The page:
View a Sneak Peek of the Bodrum Castle
Whether you begin, end or just visit while on charter, Bodrum, Turkey is a great port to include in your yacht charter itinerary. Not only is there a good anchorage, there is stern to dockage available along the quay and a large marina. And, if you want to be slightly out of town, there are three additional marinas available. We prefer to be in town though, as where else can you anchor or dock in the lee of a medieval castle, built by the Knights Hospitaller? And right next to the castle is the Bazaar with its many shops and fresh seafood restaurants with seating overlooking the anchorage. However in our mind, the highlight is touring the Castle which houses an Underwater Marine Archaeology Museum with artifacts excavated from various shipwrecks in the nearby waters. We just toured the Castle and Museum for the third time and continue to be amazed and see something new each time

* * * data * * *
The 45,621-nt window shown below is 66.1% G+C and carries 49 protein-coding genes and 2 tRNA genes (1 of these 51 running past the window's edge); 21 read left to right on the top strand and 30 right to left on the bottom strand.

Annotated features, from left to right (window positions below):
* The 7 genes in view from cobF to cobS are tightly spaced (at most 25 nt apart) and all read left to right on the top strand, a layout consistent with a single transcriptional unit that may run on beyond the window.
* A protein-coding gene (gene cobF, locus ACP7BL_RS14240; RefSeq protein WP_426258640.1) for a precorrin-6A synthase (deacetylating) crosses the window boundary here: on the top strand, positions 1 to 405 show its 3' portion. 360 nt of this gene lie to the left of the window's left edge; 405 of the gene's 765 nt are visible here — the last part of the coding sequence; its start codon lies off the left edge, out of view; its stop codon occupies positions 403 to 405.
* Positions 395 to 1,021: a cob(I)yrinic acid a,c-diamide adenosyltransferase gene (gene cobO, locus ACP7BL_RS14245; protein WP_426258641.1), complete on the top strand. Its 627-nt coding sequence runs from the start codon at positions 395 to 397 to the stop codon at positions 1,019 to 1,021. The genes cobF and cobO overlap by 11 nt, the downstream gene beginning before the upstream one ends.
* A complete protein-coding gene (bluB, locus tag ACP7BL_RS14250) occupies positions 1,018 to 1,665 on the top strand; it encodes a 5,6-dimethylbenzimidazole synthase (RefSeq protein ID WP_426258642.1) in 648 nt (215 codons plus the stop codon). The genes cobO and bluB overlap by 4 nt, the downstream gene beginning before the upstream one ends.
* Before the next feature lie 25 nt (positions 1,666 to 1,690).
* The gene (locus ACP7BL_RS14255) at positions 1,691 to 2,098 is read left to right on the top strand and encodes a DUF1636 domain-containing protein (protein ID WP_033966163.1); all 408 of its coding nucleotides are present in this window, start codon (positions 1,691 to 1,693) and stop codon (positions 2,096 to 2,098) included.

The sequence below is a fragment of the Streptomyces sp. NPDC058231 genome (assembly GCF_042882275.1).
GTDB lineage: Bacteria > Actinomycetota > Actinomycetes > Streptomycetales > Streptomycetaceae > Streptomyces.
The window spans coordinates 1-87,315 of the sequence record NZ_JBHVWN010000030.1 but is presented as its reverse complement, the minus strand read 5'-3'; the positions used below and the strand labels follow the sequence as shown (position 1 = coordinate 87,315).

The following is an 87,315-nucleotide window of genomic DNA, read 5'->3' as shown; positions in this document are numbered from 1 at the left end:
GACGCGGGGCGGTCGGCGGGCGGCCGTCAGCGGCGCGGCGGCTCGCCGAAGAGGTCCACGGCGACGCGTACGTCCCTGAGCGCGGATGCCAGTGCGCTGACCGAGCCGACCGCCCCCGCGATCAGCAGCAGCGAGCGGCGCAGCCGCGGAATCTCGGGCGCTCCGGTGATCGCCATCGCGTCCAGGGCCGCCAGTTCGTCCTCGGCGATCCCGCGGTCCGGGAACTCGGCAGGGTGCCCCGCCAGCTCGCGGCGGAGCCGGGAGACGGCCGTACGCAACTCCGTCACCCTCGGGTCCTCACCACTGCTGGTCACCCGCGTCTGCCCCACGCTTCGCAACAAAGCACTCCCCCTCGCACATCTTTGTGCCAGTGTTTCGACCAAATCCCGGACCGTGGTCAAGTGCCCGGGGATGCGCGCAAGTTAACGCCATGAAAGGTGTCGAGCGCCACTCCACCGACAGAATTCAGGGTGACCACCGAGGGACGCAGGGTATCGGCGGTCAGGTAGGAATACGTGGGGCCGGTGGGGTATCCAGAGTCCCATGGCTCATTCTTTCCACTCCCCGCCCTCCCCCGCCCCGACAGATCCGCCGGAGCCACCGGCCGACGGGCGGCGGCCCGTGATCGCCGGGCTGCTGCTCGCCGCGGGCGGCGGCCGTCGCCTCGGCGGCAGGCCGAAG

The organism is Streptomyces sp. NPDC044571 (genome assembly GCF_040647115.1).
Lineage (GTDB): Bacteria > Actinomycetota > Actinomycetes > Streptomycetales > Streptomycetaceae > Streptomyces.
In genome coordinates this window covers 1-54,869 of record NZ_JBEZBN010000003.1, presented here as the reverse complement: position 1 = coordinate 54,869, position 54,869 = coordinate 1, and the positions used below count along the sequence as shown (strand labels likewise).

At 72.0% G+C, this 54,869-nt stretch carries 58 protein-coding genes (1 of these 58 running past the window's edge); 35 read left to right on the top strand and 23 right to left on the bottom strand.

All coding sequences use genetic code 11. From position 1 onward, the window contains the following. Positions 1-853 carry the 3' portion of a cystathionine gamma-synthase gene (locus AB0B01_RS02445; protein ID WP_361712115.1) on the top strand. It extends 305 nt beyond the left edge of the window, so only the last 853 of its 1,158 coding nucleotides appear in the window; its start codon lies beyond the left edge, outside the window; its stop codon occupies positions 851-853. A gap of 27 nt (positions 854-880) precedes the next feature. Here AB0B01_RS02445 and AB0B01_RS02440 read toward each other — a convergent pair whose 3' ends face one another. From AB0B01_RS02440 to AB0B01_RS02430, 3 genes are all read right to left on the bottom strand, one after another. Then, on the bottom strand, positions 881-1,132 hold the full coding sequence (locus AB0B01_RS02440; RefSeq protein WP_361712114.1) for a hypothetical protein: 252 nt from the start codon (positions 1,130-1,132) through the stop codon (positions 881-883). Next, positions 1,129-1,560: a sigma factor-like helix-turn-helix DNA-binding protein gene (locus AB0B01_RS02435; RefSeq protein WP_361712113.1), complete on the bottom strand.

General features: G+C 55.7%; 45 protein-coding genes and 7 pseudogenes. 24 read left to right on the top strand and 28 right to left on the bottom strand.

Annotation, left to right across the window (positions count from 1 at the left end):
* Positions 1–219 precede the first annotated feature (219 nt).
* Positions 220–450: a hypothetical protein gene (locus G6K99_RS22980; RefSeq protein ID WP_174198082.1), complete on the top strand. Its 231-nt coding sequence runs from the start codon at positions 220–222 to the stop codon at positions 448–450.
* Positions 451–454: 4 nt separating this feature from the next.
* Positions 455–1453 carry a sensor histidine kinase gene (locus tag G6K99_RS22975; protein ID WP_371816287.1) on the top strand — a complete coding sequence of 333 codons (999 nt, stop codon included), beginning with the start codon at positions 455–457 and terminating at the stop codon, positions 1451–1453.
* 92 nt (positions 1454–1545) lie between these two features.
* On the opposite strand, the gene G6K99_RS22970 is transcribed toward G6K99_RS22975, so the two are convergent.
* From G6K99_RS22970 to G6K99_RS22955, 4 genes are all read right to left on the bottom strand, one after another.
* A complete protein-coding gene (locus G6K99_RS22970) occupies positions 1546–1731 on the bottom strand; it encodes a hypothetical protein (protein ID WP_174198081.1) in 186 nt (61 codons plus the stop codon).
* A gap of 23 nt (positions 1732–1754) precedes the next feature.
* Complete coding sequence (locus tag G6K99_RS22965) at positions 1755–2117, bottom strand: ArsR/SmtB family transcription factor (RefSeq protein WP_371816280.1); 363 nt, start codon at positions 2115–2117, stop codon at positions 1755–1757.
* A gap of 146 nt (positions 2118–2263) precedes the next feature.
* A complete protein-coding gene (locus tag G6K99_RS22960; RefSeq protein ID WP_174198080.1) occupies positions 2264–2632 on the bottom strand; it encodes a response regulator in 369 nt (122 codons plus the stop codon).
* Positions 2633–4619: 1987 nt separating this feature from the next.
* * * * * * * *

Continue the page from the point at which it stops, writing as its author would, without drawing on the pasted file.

In the walls surrounding the Castle were 7 towers each dedicated to a different sector of the Knights Hospitaller. Inside the English Tower today are artifacts from the time period, including names of Knights that were carved into the stone walls. The chapel, which was the first building inside the Castle to be completed, is still standing, albeit turned into a mosque on the surrender of the Castle to the Ottoman Empire. This surrender happened as part of the conquest of Rhodes in 1522 by the Ottoman Empire.The Castle has been used over the centuries since variously as a military base and a prison. In 1962, the Turkish Government decided to turn the Castle into a museum and in the interior house the Bodrum Museum of Underwater Archaeology. This museum today is the largest of its kind and houses a vast collection of artifacts excavated from nearby ship wrecks from the ancient trading route along the coast of Turkey. Inside the Castle in various exhibition halls, created out of buildings and towers within the Castle, are artifacts including coins, jewelry, glass objects, everyday items, and items of trade, such as copper ingots. A large collection of amphora’s displayed in date order and identified by culture, shows the evolution of the use of amphora’s as shipping containers up to the switch to barrels. Also, inside are two reconstructed ship wrecks.